In terms of hard water, this website shows different levels in the US: http://www.goodwaterco.com/watereducation/hardWaterMap.htm. There’s probably something similar out there for Norway, but I couldn’t find it… probably you’d have to do the search in Norwegian and I fear that after 25 years my Norwegian language skills are a bit, um, primitive!

  5. fonda February 22, 2011 / 17:27

    That makes total sense – but still is mysterious! Ill have to do some searching to see if we have hard water here.

    But from that map the water was much softer when I lived in OKC to FTC.

  6. Sarah February 24, 2011 / 01:55

    Hello! Seems we are going through some similar transitions. I’m about to give up all castile though. Maybe because we have hard water & well water it just really isn’t holding up to all its fame for me. I’m going to do a post on my results after having tried it for numerous applications. I’ve switched my shampoo & conditioner routine out. I now use just plain baking soda for my hair. I put about a tablespoon in my hand and rub it into my scalp and rinse. That replaces my shampoo. For conditioner I use apple cider vinegar. I have a squirt bottle with 100% (not diluted) in it. I squirt it onto my head, rub it around & rinse. I haven’t really had an issue with smelling it once my hair is dry & it sure helps the body in my hair! Makes my hair feel thicker. Sounds similar to the changes you’ve made. I haven’t ran out of styling products yet so but I’ll have to figure out what I’m going to switch to there! I’m enjoying your blog & will be stopping back by!

  7. fonda February 24, 2011 / 15:04

    We are! I love your site too!

    I would really like to make my own acv.. because it is somewhat cheap to buy here in plastic – but in a glass bottle it is almost 4x the price. And I cannot find white vinegar in glass.. so odd. So for now I am still using it diluted.. I want to try it 100% though when this batch i have runs out.. just so see how much of a difference there is.

    I added 1/2 teaspoon oil to my shampoo mix yesterday.. my hair the first day after a was was looking very dry.. coarse almost, but still felt soft.

    As for styling.. i have just ran out.. I am going to try this recipe of sugar lemon water with 1 tea of vodka. Ill post when I do it and how it goes. But I have been on a all natural look kick for the last few months… so I have not had a need for it.

  8. Autumn March 3, 2011 / 19:36

    Oh excellent! Thanks for the info! If I ever decide that I want to clean my scalp again with something other than water I’ll totally try the baking soda/ACV thing. I do love a good shampoo lather but the stuff that makes it lather is also the stuff that makes it harmful (and has nothing to do with how well it cleans our hair; it’s all psychological, as per my seventh-grade science project). I’ll give up the lather and just gaze at your awesome image for this post instead!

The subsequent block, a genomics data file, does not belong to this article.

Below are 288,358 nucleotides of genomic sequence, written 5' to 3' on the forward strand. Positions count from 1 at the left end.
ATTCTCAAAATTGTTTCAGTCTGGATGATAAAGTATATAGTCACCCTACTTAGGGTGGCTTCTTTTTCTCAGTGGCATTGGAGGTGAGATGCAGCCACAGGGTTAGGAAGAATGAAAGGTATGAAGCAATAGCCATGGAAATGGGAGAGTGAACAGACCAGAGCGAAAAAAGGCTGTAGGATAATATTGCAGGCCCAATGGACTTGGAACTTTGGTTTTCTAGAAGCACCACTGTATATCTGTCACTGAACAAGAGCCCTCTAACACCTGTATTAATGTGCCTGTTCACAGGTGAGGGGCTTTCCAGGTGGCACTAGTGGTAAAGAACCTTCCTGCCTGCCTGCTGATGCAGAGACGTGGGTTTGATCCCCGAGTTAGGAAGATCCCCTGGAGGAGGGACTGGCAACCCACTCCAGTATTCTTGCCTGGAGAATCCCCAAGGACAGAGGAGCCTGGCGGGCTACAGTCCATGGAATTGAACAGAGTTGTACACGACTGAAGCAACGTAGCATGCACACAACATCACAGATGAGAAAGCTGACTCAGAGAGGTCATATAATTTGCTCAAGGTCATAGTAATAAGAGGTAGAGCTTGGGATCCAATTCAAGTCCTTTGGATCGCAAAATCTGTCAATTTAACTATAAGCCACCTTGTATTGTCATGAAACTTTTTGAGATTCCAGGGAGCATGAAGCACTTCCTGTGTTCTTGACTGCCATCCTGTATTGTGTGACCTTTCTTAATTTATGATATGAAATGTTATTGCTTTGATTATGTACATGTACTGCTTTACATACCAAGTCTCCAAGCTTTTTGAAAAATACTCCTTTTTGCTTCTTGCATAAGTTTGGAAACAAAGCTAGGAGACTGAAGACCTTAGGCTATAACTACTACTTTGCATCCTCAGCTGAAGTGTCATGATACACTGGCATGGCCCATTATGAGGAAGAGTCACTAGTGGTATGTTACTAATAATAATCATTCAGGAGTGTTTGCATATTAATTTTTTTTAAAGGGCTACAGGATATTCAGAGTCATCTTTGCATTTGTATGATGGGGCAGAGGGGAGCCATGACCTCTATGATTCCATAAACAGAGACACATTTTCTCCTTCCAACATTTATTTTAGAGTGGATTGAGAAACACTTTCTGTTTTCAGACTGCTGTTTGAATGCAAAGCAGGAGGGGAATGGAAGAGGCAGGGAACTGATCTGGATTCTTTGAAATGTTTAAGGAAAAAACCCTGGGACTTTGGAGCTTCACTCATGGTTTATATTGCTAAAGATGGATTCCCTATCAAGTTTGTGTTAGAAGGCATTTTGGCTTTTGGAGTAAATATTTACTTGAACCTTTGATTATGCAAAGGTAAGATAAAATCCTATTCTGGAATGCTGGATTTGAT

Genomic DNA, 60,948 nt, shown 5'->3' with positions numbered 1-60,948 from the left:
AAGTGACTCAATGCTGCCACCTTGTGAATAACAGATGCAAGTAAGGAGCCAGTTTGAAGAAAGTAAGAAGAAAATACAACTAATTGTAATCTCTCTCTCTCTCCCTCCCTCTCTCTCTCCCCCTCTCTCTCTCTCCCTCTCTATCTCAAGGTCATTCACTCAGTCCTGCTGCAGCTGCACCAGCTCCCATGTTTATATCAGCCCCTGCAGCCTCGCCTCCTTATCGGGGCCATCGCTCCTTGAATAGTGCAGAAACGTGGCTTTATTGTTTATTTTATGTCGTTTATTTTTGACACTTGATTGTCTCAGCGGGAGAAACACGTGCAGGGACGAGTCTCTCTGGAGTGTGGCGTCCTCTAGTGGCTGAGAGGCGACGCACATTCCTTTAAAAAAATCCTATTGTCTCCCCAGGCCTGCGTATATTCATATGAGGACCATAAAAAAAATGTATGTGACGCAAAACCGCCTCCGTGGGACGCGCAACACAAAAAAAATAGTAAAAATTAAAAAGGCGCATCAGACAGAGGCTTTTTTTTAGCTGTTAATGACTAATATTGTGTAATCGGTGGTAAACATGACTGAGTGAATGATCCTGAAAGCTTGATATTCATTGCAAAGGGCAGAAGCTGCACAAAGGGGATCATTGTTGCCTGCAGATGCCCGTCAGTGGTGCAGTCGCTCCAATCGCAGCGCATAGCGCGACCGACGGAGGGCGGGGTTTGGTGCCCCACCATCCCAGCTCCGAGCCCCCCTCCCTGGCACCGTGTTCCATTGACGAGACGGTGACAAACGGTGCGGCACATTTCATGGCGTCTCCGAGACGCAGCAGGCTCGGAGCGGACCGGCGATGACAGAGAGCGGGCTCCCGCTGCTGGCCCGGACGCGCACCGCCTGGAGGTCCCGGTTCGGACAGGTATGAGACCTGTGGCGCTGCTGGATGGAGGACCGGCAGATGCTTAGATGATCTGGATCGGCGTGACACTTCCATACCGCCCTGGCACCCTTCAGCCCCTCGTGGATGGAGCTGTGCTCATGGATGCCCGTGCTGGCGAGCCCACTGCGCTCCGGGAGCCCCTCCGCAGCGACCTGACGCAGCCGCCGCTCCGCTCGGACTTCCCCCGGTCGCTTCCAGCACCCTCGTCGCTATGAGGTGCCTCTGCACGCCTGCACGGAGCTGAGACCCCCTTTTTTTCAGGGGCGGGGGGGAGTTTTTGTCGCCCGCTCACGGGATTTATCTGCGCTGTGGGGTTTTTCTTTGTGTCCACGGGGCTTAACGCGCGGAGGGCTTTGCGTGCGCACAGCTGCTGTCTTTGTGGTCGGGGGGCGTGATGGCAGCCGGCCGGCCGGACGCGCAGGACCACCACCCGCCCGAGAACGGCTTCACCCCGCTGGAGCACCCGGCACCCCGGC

9. Cecilie May 28, 2011 / 09:24

    Hi, I’m just in the process of transitioning from normal shampoos & conditioners to ACV and natural stuff. My hair was a bit greasy at the roots for the first two weeks, felt heavy, but was just about starting to feel a bit better when I decided to try putting some coconut oil in it because the ends seemed dry to me. But that turned out to be a disaster! It’s now day three and my hair is still completely greasy from the oil and I can’t seem to get it out with the use of ACV or baking soda. I see that EcoCatLady mentions using coconut oil in the hair, so I was wondering whether anybody has any idea of how to get this bloody oil out of my hair again without resorting to conventional shampoo? Now that I’d gotten so far I’d rather not ruin the progress with shampoo again… And my boyfriend, who was sceptical at the outset of this project of mine, is now getting increasingly suspicious as he’s worried this oily thing is the new me 😉 Definitely won’t be putting pure oil in my hair again anytime soon! Anyway, if anybody has ANY idea of how to wash out the grease, I’m dying to know!

  10. Fonda LaShay May 28, 2011 / 14:03

    Hello, sorry to hear it went bad! I have never put oil in my hair.. so..

    I have heard that if you squeeze a lemon in the roots and massage it can help.. maybe EcoCatLady can chime in 🙂 or maybe you can use bar soap.. but that might kick start you back to step one… hmm

    I have actually stopped with all products in my hair.. even ACV and baking soda. Ill be making a new post about it soon. But i am just washing my hair with only water ever 10 days or so. It took about 5 weeks for the oily mess to go away.. and then it is just normal now.. they only thing i uses is the occasional baby powder when it is really oily and / or i have a business meeting and am feeling conscious.

  11. benjah September 18, 2012 / 11:24

    I support your goal of trying to become healthier but to say you want to eliminate chemicals from your life is like saying I would like to live without breathing, eating, or thinking. I know what you mean when you say “chemicals” but as an engineering student its in my nature to comment… Stray away from anything processed or in a package with a label on it (with a few exceptions of course) and you will notice a healthier mind and body..

  12. Jan October 24, 2012 / 07:59

    Why not just use a saponified oil soap and rinse with apple cider vinegar. If it tends to dry your hair, add an avocado “masque” once a week. FYI – Citric acid is probably made from corn and 80+% of US corn is transgenic (GMO). For styling (and I haven’t tried it yet) what would happen if your used whipped egg white (from a free-range egg)? It might leave you shedding little flaky bits or it might work – but it won’t hurt your hair any.

What do you think?